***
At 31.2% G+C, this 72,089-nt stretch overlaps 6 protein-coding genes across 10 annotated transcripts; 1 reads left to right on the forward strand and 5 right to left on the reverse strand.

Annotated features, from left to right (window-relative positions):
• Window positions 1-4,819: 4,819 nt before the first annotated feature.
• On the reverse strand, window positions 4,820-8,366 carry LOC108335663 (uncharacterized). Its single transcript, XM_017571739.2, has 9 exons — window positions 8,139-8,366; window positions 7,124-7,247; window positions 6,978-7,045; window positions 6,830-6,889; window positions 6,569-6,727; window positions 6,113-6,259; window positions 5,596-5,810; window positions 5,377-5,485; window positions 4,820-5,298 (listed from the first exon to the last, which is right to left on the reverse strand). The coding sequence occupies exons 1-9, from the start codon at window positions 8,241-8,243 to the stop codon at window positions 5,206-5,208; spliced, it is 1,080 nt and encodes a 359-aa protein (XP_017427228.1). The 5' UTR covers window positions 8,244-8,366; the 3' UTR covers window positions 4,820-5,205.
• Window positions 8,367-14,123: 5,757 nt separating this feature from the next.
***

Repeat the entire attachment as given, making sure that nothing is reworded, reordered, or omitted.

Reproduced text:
At 31.2% G+C, this 72,089-nt stretch overlaps 6 protein-coding genes across 10 annotated transcripts; 1 reads left to right on the forward strand and 5 right to left on the reverse strand.

Annotated features, from left to right (window-relative positions):
• Window positions 1-4,819: 4,819 nt before the first annotated feature.
• On the reverse strand, window positions 4,820-8,366 carry LOC108335663 (uncharacterized). Its single transcript, XM_017571739.2, has 9 exons — window positions 8,139-8,366; window positions 7,124-7,247; window positions 6,978-7,045; window positions 6,830-6,889; window positions 6,569-6,727; window positions 6,113-6,259; window positions 5,596-5,810; window positions 5,377-5,485; window positions 4,820-5,298 (listed from the first exon to the last, which is right to left on the reverse strand). The coding sequence occupies exons 1-9, from the start codon at window positions 8,241-8,243 to the stop codon at window positions 5,206-5,208; spliced, it is 1,080 nt and encodes a 359-aa protein (XP_017427228.1). The 5' UTR covers window positions 8,244-8,366; the 3' UTR covers window positions 4,820-5,205.
• Window positions 8,367-14,123: 5,757 nt separating this feature from the next.